decision-making. >> point well made. i would ask yet another follow because i have had enough of you yet. when you were, during the last rga conference, you openly expressed a willingness to create a pathway to citizenship spent i said it was off the table because i think when you go to negotiate you've got to be very careful about putting an absolute. but i don't favor that. the reason i don't favor it, javier, you know, i don't believe in jumping the line. i don't believe that you ought to be rewarded for jumping in front somebody else who is waiting. my wife and i have a friend who said he collected nicaragua. she did want to go back to nicaragua. she returned to nicaragua and she's really not happy with the fact that some people jumped the
line in front of her. i just don't think you want to reward people that do the job. so path to legalization in the israeli appropriate. i just want you to know though that you have to be very careful. we've got, we got people here, candidates are people in the country slammed a fist on the table, this is the way it's going to be. one of the things, newt gingrich told me one time when i was arguing with somebody, he said, john, maybe i can figure out how to use your skills to unlock them. blocking all the pieces on the chessboard doesn't help the wind again. you've got to be careful about what you do and what you say. >> point well made. let's talk just a bit, just a few thoughts, i'm birthright citizenship. where are you on birthright
citizenship speak with if you're born here, you're a citizen, period, end of story. it's not worth going into. would not go to change the 14th amendment. i can't even get a balanced budget through, but i will, although i will when i become president. >> i want to talk more generally about the hispanic electorate. in 2012, it's no secret president obama garnered about 72% of the hispanic vote. i had a conversation -- >> why was that? >> i think because he paid attention. gery chico asking a question they can spin this is an important discussion. >> let me finish my question. the point i made was never before has the hispanic electorate played such a critical role in electing an american president get into my believe that never again will an american president be elected without openly courting the hispanic vote.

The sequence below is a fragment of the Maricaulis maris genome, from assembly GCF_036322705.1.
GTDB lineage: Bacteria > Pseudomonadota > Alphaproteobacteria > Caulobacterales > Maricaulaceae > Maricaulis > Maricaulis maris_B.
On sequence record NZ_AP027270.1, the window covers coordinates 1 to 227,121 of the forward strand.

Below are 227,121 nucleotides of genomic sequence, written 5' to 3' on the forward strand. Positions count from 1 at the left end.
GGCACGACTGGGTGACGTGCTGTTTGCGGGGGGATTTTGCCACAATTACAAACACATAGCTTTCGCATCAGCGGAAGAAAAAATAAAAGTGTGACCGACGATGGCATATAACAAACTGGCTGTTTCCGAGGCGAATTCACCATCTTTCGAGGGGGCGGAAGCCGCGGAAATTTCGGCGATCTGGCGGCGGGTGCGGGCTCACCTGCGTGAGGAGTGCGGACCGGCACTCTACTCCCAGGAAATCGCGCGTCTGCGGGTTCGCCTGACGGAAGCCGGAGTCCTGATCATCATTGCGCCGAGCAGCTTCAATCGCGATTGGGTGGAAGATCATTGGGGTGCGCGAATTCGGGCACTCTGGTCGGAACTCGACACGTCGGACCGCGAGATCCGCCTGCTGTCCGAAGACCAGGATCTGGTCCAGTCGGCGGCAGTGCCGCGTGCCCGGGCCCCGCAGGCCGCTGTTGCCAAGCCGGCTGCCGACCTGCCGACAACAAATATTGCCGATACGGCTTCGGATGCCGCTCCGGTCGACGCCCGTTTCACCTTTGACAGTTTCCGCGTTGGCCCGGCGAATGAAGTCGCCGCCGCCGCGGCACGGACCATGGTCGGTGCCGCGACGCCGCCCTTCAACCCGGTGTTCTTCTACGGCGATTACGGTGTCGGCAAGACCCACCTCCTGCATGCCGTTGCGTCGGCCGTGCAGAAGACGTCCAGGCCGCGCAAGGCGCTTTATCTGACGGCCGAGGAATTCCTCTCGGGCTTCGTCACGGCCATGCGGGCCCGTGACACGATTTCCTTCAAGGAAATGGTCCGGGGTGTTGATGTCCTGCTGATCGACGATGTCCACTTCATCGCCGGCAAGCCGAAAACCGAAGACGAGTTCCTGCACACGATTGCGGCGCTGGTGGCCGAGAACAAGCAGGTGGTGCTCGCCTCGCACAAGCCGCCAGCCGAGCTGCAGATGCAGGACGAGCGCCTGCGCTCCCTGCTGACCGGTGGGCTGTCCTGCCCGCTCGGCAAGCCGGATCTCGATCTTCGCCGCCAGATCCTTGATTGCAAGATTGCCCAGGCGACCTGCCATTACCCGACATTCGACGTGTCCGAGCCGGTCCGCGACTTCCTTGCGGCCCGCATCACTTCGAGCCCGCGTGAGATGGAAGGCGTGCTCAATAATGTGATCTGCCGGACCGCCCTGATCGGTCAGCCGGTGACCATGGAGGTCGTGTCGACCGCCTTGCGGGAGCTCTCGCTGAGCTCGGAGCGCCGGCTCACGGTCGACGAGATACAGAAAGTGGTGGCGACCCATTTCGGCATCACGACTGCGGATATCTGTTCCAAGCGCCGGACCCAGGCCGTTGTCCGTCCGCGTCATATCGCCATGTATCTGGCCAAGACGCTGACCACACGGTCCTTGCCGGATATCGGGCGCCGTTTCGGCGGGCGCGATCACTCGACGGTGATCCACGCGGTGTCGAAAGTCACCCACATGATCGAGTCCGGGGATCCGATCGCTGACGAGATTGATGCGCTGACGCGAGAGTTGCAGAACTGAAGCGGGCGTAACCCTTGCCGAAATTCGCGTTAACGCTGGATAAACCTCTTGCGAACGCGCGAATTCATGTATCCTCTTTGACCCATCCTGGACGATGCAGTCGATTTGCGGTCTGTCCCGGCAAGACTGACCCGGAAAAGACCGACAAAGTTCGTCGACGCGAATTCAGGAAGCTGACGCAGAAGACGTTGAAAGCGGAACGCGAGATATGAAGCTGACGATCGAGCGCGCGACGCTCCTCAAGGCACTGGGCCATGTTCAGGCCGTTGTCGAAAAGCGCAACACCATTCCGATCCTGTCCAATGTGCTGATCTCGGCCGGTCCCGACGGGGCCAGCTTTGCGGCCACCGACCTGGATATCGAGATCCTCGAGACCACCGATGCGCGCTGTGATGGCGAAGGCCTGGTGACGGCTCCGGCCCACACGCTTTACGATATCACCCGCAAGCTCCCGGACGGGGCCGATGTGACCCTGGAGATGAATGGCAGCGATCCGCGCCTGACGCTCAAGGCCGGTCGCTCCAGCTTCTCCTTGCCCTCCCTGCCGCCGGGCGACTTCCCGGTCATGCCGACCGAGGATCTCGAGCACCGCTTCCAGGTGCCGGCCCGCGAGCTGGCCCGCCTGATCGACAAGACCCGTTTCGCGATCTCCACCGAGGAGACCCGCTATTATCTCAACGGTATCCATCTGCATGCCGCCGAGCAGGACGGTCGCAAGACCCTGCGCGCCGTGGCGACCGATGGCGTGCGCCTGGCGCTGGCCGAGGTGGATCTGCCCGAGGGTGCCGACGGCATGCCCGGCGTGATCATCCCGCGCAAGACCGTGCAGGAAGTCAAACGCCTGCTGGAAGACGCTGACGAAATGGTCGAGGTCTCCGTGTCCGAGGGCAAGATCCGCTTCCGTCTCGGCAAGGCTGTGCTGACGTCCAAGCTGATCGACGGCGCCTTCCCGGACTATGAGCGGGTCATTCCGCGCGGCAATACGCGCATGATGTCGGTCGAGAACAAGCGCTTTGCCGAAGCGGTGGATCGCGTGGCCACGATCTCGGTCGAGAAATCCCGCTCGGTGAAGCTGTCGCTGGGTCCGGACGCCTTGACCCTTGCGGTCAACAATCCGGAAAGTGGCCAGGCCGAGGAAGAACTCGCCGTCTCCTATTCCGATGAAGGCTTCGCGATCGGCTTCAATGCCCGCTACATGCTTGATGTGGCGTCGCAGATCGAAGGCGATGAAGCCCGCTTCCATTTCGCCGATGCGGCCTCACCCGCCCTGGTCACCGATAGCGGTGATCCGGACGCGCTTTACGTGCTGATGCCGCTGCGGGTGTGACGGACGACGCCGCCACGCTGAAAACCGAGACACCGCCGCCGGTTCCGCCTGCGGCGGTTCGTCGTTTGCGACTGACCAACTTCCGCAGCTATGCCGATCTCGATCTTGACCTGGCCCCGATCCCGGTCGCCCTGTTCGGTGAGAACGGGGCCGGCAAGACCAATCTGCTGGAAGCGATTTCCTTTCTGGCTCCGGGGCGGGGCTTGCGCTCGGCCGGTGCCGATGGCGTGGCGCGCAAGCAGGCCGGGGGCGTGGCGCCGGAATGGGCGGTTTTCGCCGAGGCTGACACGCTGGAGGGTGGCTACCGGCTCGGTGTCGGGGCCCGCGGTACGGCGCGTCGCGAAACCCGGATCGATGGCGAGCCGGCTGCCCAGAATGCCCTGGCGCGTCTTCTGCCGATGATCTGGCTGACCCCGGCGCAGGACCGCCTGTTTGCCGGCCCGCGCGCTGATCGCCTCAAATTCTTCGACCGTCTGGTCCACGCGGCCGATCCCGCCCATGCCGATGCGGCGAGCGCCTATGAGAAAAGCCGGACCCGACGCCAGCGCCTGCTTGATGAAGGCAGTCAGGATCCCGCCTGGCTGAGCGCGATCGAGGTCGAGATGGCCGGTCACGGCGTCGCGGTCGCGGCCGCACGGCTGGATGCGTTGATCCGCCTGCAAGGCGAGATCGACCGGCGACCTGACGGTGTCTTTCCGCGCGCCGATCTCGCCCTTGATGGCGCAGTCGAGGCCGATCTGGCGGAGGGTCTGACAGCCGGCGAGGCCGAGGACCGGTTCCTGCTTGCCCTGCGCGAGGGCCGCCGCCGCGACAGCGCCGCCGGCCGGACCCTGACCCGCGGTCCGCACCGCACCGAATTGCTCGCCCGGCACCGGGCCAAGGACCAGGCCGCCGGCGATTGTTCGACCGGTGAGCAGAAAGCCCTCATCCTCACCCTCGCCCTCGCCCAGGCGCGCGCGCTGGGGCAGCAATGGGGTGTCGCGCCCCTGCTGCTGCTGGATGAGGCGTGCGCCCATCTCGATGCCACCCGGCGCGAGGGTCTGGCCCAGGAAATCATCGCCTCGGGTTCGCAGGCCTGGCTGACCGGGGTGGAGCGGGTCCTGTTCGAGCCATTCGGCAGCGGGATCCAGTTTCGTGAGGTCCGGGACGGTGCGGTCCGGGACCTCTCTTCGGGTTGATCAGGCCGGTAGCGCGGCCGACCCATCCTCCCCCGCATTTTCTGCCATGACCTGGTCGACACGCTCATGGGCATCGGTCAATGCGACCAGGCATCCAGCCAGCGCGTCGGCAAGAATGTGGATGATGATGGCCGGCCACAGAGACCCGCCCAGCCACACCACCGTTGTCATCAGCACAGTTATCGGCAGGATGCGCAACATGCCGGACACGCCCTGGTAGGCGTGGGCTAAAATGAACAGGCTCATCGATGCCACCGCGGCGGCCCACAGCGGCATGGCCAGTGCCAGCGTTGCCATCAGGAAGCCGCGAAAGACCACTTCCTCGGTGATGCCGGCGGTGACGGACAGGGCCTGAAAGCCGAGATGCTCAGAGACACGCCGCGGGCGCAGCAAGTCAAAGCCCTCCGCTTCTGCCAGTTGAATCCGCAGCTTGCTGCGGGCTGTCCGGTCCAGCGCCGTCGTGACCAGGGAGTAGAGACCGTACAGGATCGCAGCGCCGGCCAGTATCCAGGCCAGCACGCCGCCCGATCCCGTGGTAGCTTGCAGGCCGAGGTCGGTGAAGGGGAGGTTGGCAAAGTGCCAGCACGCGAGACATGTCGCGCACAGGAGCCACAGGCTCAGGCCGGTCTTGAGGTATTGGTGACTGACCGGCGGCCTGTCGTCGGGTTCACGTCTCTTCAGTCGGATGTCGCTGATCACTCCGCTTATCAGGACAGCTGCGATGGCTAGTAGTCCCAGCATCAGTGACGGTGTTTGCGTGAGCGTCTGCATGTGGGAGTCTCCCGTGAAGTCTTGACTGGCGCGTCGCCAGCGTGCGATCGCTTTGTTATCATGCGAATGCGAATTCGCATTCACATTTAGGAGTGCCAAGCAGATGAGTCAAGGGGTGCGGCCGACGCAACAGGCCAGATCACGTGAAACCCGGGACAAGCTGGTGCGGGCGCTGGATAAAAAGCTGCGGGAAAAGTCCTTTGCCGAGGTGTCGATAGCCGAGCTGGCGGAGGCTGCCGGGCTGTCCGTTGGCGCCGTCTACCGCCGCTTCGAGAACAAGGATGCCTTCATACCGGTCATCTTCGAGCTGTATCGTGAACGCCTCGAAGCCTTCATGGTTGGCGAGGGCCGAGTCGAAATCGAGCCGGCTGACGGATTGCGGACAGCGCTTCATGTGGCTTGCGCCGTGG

potential 58,000 brand-new perspective month and that's the case for the next 28 years in a row. and fairness, i know that hispanics only comprise barely 3% of ohio's overall population so i understand if you don't necessarily have an extensive track what with the hispanic community or issues. but with all of that said as a presidential candidate what will you do to attract and electrify america's hispanic vote? >> they are an integral part of our whole society. we just pointed -- appointed and hispanic judge. web very sensitive issue on a collaborative policing community. we got the hispanic that i not only put on that but asked to serve on the subsequent border. we appoint people to the university boards. we want on the state department of education that is just